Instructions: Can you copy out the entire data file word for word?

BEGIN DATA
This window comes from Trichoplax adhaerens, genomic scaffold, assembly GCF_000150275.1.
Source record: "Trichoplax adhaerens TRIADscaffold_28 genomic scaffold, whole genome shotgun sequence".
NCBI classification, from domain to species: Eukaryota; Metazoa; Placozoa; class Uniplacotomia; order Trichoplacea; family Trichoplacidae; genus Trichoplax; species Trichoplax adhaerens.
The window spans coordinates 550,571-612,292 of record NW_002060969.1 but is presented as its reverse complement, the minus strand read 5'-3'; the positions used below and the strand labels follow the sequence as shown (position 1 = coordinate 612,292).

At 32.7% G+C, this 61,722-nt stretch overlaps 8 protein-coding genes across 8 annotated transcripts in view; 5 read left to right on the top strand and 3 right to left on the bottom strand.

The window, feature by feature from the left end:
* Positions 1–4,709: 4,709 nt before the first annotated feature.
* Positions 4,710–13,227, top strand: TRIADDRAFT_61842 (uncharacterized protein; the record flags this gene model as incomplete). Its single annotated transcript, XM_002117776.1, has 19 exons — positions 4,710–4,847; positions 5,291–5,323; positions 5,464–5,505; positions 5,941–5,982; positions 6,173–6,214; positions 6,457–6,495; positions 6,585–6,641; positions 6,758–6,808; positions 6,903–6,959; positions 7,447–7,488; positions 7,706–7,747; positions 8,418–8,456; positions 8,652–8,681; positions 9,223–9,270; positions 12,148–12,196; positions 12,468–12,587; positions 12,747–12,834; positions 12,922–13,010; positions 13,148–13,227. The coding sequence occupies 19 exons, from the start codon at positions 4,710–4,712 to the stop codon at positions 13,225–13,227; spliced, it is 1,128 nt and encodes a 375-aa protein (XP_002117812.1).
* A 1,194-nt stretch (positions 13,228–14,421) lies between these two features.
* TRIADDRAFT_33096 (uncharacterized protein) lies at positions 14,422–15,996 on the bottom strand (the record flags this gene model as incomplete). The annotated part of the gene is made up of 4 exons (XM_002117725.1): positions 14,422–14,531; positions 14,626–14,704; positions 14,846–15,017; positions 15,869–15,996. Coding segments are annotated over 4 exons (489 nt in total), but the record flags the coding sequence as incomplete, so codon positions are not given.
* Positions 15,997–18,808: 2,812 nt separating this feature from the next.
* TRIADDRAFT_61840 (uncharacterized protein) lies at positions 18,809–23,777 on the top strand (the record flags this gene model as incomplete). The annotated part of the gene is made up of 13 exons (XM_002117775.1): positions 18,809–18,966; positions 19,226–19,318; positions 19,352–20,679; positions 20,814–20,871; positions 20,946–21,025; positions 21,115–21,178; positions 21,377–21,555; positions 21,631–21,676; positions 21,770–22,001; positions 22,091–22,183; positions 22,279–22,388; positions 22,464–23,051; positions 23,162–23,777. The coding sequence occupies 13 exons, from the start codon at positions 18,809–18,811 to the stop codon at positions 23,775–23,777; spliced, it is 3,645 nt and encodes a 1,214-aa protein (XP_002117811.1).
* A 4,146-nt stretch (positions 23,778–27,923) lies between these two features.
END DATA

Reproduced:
This window comes from Trichoplax adhaerens, genomic scaffold, assembly GCF_000150275.1.
Source record: "Trichoplax adhaerens TRIADscaffold_28 genomic scaffold, whole genome shotgun sequence".
NCBI classification, from domain to species: Eukaryota; Metazoa; Placozoa; class Uniplacotomia; order Trichoplacea; family Trichoplacidae; genus Trichoplax; species Trichoplax adhaerens.
The window spans coordinates 550,571-612,292 of record NW_002060969.1 but is presented as its reverse complement, the minus strand read 5'-3'; the positions used below and the strand labels follow the sequence as shown (position 1 = coordinate 612,292).

At 32.7% G+C, this 61,722-nt stretch overlaps 8 protein-coding genes across 8 annotated transcripts in view; 5 read left to right on the top strand and 3 right to left on the bottom strand.

The window, feature by feature from the left end:
* Positions 1–4,709: 4,709 nt before the first annotated feature.
* Positions 4,710–13,227, top strand: TRIADDRAFT_61842 (uncharacterized protein; the record flags this gene model as incomplete). Its single annotated transcript, XM_002117776.1, has 19 exons — positions 4,710–4,847; positions 5,291–5,323; positions 5,464–5,505; positions 5,941–5,982; positions 6,173–6,214; positions 6,457–6,495; positions 6,585–6,641; positions 6,758–6,808; positions 6,903–6,959; positions 7,447–7,488; positions 7,706–7,747; positions 8,418–8,456; positions 8,652–8,681; positions 9,223–9,270; positions 12,148–12,196; positions 12,468–12,587; positions 12,747–12,834; positions 12,922–13,010; positions 13,148–13,227. The coding sequence occupies 19 exons, from the start codon at positions 4,710–4,712 to the stop codon at positions 13,225–13,227; spliced, it is 1,128 nt and encodes a 375-aa protein (XP_002117812.1).
* A 1,194-nt stretch (positions 13,228–14,421) lies between these two features.
* TRIADDRAFT_33096 (uncharacterized protein) lies at positions 14,422–15,996 on the bottom strand (the record flags this gene model as incomplete). The annotated part of the gene is made up of 4 exons (XM_002117725.1): positions 14,422–14,531; positions 14,626–14,704; positions 14,846–15,017; positions 15,869–15,996. Coding segments are annotated over 4 exons (489 nt in total), but the record flags the coding sequence as incomplete, so codon positions are not given.
* Positions 15,997–18,808: 2,812 nt separating this feature from the next.
* TRIADDRAFT_61840 (uncharacterized protein) lies at positions 18,809–23,777 on the top strand (the record flags this gene model as incomplete). The annotated part of the gene is made up of 13 exons (XM_002117775.1): positions 18,809–18,966; positions 19,226–19,318; positions 19,352–20,679; positions 20,814–20,871; positions 20,946–21,025; positions 21,115–21,178; positions 21,377–21,555; positions 21,631–21,676; positions 21,770–22,001; positions 22,091–22,183; positions 22,279–22,388; positions 22,464–23,051; positions 23,162–23,777. The coding sequence occupies 13 exons, from the start codon at positions 18,809–18,811 to the stop codon at positions 23,775–23,777; spliced, it is 3,645 nt and encodes a 1,214-aa protein (XP_002117811.1).
* A 4,146-nt stretch (positions 23,778–27,923) lies between these two features.